Discuss the operation of defence of necessity in England and Wales. The necessity defence is a complete defence1 which protects an accused who was compelled to break the law in order to avoid an even worse consequence2. For policy reasons (especially the fear of opening up the ﬂoodgates), the application of the defence is extremely narrow and it is rarely ever argued successfully3. The difference is that necessity is a threat from something occurring imminently naturally, whereas duress is where you are ordered to do something by another, or else something bad may happen to you, or someone you know.4 With duress, you act against your own will, but for a greater power making you do something you do not want to do. However, the courts have been reluctant to recognise the defence of necessity. In Dudley and Stephens 18845, A man who, in order to escape death from hunger, kills another for the purpose of eating his flesh, is guilty of murder; although at the time of the act he is in such circumstances that he believes and has reasonable ground for believing that it affords the only chance of preserving his life. The Divisional Court held that that act was not done under a threat and therefore the defendants were found guilty and charged with murder. This shows that the court was not prepared to allow the defence of necessity. This restrictive approach to a defence of necessity may also be seen in Southwark v Williams 1971 where Lord Denning was concerned that people would use the defence too much, e.g. if they were hungry it would be necessary for them to steal food. In Southwark London Borough Council v Williams (1971)6, a family that was evicted from an empty council house could not plead the defence of necessity in that the members would be homeless if they were not allowed to squat. In relation to road traffic offences, the court in Buckoke v GLC7 stated that if the driver goes through the red traffic lights in order to save the life of a human being, he may have the defence of necessity. In relation to Offences against The Persons, necessity may be a defence but it is limited8. For example, in Re F9, F was a 36 year old woman. She had a serious mental disability caused by an infection when she was a baby. She had been a voluntary in patient in a mental hospital since the age of 14. She had the verbal capacity of a child of two and the mental capacity of a child of 4. She developed a sexual relationship with a fellow patient. Her mother and medical staff at the hospital were concerned that she would not cope with pregnancy and child birth and would not be able to raise a child herself. Other methods of contraceptives were not practical for her. They sought a declaration that it would be lawful for her to be sterilised. F was incapable of giving valid consent since she did not appreciate the implications of the operation. Hence, it is submitted that it is lawful to carry out sterilization operation on a mental patient due to the risk that she would become pregnant. In R v Bourne 193910, A 14 year old girl was raped by five soldiers and became pregnant as a result. An eminent gynaecologist performed an abortion on her and was charged under section 58 of Offences Against The Person Act 195811. He was acquitted. The jury found that the operation was performed in good faith for the purpose only of preserving the life of the girl. The surgeon had not got to wait until the patient was in peril of immediate death, if he was of opinion that the pregnancy would make the patient a physical and mental wreck. Although the judge in this case did not use the word 'necessity, Lord Denning in London Borough of Southwark v. Williams12 stated it was. Although the defence of necessity is to be allowed in such instance, it is no longer a good law as it is now governed under the Abortion Act 1967.13 Re A14 is an interesting case because it conflicts with the...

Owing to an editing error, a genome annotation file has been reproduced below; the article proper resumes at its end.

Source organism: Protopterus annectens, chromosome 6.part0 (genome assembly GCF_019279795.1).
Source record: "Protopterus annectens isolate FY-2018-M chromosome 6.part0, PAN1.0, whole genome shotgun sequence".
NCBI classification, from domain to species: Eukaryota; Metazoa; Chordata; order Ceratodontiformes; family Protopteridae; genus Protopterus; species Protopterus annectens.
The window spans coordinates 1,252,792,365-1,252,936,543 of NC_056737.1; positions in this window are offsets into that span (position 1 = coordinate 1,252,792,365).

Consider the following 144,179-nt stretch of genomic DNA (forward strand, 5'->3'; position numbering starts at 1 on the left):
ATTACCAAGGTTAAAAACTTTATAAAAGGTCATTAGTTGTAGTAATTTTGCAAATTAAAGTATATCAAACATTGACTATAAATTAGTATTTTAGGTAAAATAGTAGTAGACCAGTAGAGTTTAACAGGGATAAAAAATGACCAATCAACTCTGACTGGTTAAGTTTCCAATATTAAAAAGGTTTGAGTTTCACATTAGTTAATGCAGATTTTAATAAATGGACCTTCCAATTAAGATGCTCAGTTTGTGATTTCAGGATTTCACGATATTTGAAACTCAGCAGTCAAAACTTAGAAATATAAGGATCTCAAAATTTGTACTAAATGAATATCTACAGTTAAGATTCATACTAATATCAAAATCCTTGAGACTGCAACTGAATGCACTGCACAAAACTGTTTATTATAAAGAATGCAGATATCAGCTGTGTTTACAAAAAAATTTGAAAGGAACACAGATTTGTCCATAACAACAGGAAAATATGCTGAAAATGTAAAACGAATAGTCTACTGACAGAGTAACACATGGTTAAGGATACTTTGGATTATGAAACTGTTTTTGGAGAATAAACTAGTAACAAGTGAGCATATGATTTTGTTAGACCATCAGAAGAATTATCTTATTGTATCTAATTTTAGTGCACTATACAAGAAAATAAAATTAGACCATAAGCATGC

Bibliography: Criminal Law Text, Cases and Material, Oxford 12th Edition 2013
Jacqueline Martin, Tony Storey, Unlocking Criminal Law (4th edition Routledge 2013)
R v dudley and stephens (1884) 14 qbd 273
Southwark London Borough Council v Williams (1971) 2 AER 175
Buckoke v GLC  Ch 655
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